Dickey's knuckleball off as Blue Jays lose '14 opener
Veteran walks six, allows six runs; Reyes on DL with tight hamstring
ST. PETERSBURG, Fla. -- The Blue Jays began their 2014 season with an all-too-familiar scenario as the pitching struggled, the defense was off its game and the offense was unable to make up the difference.
In many ways, Toronto's first game of the year was a microcosm of last season. The Blue Jays fell behind early thanks to a subpar pitching performance and things seemed to get worse as the game continued.
No. 1 starter R.A. Dickey walked six and allowed six runs in the 9-2 loss to the Rays on Monday. The outing had a bit of a deja-vu feeling to it and Dickey certainly didn't shy away from the responsibility afterwards.
"I just lost the feel of it there for a little bit," Dickey said of his knuckleball. "I was struggling to find a release point and I just did a poor, poor job of making the in-game adjustments that I needed to make ... I just didn't have the finish on it today and that's part of accepting what the pitch is, it doesn't always cooperate but at the same time I expect a lot more out of myself than that. That was completely my loss."
Dickey encountered trouble in almost every inning with the exception of the fourth, when he had a three-up, three-down frame. Wil Myers was responsible for a lot of the damage as he went 2-for-4 off Dickey with a double, a run scored and two RBIs. Matt Joyce also got in on the action with a two-run double and a sacrifice fly.
The six runs were the most Dickey had allowed in a start since an outing against the Twins on July 6, 2013. The six walks tied a career high and were the most he issued since Sept. 17, 2011, against the Braves. It's also Dickey's second consecutive loss on Opening Day after he allowed four runs in an outing against the Indians last April.
All in all, it was a game to forget for the club's No. 1 starter. That's particularly frustrating considering it came against a team and in a ballpark where Dickey typically has success.
"For whatever reason, my velocity just wasn't there," said Dickey, who allowed five hits over five innings. "I had been working so hard in the spring of getting it up and I felt like I had it at that place. Tonight I went to the well and it just wasn't there. I'm used to seeing some 80s, 81s, 79s and I don't know if I had any. There's a certain rhythm to the season that starts to occur, hopefully this is the anomaly."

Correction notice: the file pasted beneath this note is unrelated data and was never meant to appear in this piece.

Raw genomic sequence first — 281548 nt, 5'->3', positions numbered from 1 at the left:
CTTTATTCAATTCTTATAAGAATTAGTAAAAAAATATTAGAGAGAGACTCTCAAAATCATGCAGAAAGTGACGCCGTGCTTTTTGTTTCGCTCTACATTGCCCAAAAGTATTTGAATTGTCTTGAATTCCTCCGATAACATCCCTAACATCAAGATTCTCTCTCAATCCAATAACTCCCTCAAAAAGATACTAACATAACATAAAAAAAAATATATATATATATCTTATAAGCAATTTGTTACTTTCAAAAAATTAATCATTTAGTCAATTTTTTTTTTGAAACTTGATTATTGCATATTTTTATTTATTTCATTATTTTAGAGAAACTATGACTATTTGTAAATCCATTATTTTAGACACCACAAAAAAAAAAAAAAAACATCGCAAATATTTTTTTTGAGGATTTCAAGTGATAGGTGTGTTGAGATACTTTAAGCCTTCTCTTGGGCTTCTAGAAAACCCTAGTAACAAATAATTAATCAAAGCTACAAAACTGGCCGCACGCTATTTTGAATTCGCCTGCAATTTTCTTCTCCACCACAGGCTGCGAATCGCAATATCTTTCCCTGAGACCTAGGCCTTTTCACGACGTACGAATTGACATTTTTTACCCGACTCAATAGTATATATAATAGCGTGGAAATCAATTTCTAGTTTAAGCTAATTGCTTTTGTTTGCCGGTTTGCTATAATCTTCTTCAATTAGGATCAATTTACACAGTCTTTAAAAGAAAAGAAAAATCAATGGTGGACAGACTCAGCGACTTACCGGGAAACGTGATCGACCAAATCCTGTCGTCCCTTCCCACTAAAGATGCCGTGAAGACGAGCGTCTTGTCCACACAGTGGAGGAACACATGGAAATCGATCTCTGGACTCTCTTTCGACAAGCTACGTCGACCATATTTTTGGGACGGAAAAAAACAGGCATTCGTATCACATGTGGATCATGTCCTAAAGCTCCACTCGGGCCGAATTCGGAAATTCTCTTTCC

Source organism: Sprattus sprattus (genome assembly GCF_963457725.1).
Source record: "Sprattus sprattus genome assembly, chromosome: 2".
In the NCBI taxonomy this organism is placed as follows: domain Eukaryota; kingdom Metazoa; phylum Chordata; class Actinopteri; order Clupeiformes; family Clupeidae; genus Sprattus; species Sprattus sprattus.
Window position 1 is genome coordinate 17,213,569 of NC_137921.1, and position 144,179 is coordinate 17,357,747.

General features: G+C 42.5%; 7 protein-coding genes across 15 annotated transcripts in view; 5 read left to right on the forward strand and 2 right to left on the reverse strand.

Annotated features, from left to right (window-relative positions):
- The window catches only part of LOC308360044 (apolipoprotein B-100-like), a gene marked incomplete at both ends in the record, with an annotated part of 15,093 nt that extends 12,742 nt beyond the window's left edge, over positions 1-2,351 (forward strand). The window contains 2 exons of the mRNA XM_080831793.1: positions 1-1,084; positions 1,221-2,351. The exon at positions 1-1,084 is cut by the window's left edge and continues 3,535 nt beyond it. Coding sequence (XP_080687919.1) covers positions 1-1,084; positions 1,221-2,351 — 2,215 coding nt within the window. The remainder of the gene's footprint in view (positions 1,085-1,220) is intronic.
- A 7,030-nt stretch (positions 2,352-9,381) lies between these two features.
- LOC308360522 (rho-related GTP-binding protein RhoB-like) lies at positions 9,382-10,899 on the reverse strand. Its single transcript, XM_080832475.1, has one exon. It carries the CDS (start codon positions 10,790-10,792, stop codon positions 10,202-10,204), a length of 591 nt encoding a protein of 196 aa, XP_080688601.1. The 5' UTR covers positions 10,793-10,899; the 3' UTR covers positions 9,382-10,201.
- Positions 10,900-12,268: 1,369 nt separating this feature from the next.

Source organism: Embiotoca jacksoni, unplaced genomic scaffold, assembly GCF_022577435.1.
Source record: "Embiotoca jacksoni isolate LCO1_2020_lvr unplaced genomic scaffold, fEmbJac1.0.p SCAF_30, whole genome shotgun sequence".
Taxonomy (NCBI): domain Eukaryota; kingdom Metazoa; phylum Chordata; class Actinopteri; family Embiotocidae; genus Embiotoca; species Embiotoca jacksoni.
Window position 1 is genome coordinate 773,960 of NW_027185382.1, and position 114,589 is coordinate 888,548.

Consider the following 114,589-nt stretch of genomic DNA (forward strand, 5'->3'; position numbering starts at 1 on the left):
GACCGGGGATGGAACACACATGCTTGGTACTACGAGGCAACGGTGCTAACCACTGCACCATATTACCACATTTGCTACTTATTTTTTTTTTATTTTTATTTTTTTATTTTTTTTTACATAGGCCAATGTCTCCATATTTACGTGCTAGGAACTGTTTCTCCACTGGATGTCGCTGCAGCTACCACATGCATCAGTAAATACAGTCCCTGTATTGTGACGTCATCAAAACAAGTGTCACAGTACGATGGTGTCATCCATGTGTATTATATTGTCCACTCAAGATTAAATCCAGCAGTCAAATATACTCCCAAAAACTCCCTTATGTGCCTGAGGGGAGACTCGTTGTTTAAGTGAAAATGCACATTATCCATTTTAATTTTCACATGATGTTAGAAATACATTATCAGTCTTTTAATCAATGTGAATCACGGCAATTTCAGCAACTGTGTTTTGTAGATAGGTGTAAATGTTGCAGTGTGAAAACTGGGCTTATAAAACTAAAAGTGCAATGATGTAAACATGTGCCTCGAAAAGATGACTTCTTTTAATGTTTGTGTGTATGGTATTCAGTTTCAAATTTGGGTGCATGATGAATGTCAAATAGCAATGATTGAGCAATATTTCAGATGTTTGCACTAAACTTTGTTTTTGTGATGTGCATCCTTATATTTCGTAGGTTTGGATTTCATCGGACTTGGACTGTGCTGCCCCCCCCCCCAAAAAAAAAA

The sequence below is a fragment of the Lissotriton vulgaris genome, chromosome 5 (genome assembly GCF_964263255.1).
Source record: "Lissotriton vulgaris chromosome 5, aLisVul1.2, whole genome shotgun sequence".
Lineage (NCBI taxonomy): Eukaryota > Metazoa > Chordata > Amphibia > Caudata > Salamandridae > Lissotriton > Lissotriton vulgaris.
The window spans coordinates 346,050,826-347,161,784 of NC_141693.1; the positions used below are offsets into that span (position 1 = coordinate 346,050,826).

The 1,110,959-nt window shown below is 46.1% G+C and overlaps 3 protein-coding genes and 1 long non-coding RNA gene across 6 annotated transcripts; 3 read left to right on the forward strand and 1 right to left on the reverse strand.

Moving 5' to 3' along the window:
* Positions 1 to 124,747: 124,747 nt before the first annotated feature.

While Dickey struggled, Tampa Bay left-hander David Price was almost untouchable through the first seven innings. The lone positive on offense for Toronto came in the eighth when Erik Kratz launched a pinch-hit two-run homer off Price that momentarily cut the deficit to four.
That was the only blemish against Price, who escaped a couple of early jams and allowed just those two runs on six hits and one walk while striking out six. It was the first Opening Day victory of Price's career and the outing marked a continuation of his dominance over Toronto: 14-2 with a 2.45 ERA in 18 starts.
"Making pitches, throwing strikes, letting my defense play defense," Price said after the game. "Those guys are extremely good behind me and I know that."
Blue Jays right-hander Jeremy Jeffress should have taken a similar approach. He entered during the eighth and after fielding a grounder off the bat of Myers, Jeffress threw the ball wide of first base and into the right-field corner.
Myers kept running, Jose Bautista picked up the ball and had his throw short hop Ryan Goins, who was covering third base. Jeffress compounded the issue by forgetting to back up the bag and when the ball got away from Goins, it allowed Myers to score. The grounder, which originally rolled about 15 feet, was officially ruled a single, but essentially turned into a home run.
That ended any chance of a comeback as the Blue Jays took a seven-run loss in their first game. The biggest blow, though, wasn't felt in the win-loss columns but instead with another potentially serious injury to shortstop Jose Reyes.
In the first, Reyes had to leave with left hamstring tightness. The issue had been bothering Reyes during the final week of Spring Training, and even though he was cleared for the season, it didn't take long for the injury to resurface. Infielder Ryan Goins replaced Reyes, and the end result was a major blow to Toronto's lineup. After the game, Reyes was placed on the 15-day disabled list.
"We're Game 1 of 162 here so nobody is going to panic, but at the same time, there are certain things that we're going to have to address," Dickey said. "Every team in a championship season has to work through adversity. We're having to do that from Day 1 here with Jose tweaking a little bit of something. ... I certainly have to right the ship. It's one game, we have a long, long way to go."
With the loss, the Blue Jays' record on Opening Day dropped to 19-19. The game also was a continuation of Toronto's prolonged struggles against Tampa Bay. Toronto hasn't won a series at Tropicana Field since April 6-9, 2007, and the only way that can change in this series is if the Blue Jays win the next three games before returning home Friday.